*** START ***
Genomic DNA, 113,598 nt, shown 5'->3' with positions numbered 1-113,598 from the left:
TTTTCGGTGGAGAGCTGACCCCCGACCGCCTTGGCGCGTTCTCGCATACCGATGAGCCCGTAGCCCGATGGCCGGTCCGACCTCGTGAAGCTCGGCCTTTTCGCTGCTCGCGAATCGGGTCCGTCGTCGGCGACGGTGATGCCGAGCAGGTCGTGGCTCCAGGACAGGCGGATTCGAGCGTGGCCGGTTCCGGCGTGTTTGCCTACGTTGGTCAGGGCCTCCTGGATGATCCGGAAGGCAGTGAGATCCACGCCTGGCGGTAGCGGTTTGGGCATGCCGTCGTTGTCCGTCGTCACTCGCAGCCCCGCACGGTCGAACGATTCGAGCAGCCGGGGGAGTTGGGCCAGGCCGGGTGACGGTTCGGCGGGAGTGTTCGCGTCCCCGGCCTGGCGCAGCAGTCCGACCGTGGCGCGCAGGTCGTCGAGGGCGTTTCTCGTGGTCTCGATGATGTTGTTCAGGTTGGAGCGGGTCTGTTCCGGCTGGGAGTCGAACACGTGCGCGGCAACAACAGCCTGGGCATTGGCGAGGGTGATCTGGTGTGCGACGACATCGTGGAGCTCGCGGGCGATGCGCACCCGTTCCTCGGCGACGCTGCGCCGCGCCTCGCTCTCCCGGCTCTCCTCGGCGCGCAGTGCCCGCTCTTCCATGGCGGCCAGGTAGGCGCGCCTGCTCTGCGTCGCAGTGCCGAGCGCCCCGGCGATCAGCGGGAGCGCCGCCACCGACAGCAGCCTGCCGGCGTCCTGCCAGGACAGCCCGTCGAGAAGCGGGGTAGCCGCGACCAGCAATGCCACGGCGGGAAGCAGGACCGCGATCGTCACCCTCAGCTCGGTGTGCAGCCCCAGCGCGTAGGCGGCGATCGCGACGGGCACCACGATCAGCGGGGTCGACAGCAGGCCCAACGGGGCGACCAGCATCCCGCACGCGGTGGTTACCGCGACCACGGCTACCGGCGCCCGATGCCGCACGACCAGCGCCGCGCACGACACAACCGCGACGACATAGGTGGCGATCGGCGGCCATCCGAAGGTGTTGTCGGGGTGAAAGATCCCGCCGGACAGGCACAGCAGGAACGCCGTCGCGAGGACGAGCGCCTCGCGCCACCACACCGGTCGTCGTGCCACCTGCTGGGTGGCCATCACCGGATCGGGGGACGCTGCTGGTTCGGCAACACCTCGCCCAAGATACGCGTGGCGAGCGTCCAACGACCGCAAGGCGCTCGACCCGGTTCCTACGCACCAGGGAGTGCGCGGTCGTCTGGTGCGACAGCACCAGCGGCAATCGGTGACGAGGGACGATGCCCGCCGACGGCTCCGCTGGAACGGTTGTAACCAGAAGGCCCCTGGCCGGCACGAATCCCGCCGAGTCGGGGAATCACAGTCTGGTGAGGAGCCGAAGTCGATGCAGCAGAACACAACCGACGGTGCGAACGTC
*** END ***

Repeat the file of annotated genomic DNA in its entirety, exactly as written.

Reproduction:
Genomic DNA, 113,598 nt, shown 5'->3' with positions numbered 1-113,598 from the left:
TTTTCGGTGGAGAGCTGACCCCCGACCGCCTTGGCGCGTTCTCGCATACCGATGAGCCCGTAGCCCGATGGCCGGTCCGACCTCGTGAAGCTCGGCCTTTTCGCTGCTCGCGAATCGGGTCCGTCGTCGGCGACGGTGATGCCGAGCAGGTCGTGGCTCCAGGACAGGCGGATTCGAGCGTGGCCGGTTCCGGCGTGTTTGCCTACGTTGGTCAGGGCCTCCTGGATGATCCGGAAGGCAGTGAGATCCACGCCTGGCGGTAGCGGTTTGGGCATGCCGTCGTTGTCCGTCGTCACTCGCAGCCCCGCACGGTCGAACGATTCGAGCAGCCGGGGGAGTTGGGCCAGGCCGGGTGACGGTTCGGCGGGAGTGTTCGCGTCCCCGGCCTGGCGCAGCAGTCCGACCGTGGCGCGCAGGTCGTCGAGGGCGTTTCTCGTGGTCTCGATGATGTTGTTCAGGTTGGAGCGGGTCTGTTCCGGCTGGGAGTCGAACACGTGCGCGGCAACAACAGCCTGGGCATTGGCGAGGGTGATCTGGTGTGCGACGACATCGTGGAGCTCGCGGGCGATGCGCACCCGTTCCTCGGCGACGCTGCGCCGCGCCTCGCTCTCCCGGCTCTCCTCGGCGCGCAGTGCCCGCTCTTCCATGGCGGCCAGGTAGGCGCGCCTGCTCTGCGTCGCAGTGCCGAGCGCCCCGGCGATCAGCGGGAGCGCCGCCACCGACAGCAGCCTGCCGGCGTCCTGCCAGGACAGCCCGTCGAGAAGCGGGGTAGCCGCGACCAGCAATGCCACGGCGGGAAGCAGGACCGCGATCGTCACCCTCAGCTCGGTGTGCAGCCCCAGCGCGTAGGCGGCGATCGCGACGGGCACCACGATCAGCGGGGTCGACAGCAGGCCCAACGGGGCGACCAGCATCCCGCACGCGGTGGTTACCGCGACCACGGCTACCGGCGCCCGATGCCGCACGACCAGCGCCGCGCACGACACAACCGCGACGACATAGGTGGCGATCGGCGGCCATCCGAAGGTGTTGTCGGGGTGAAAGATCCCGCCGGACAGGCACAGCAGGAACGCCGTCGCGAGGACGAGCGCCTCGCGCCACCACACCGGTCGTCGTGCCACCTGCTGGGTGGCCATCACCGGATCGGGGGACGCTGCTGGTTCGGCAACACCTCGCCCAAGATACGCGTGGCGAGCGTCCAACGACCGCAAGGCGCTCGACCCGGTTCCTACGCACCAGGGAGTGCGCGGTCGTCTGGTGCGACAGCACCAGCGGCAATCGGTGACGAGGGACGATGCCCGCCGACGGCTCCGCTGGAACGGTTGTAACCAGAAGGCCCCTGGCCGGCACGAATCCCGCCGAGTCGGGGAATCACAGTCTGGTGAGGAGCCGAAGTCGATGCAGCAGAACACAACCGACGGTGCGAACGTC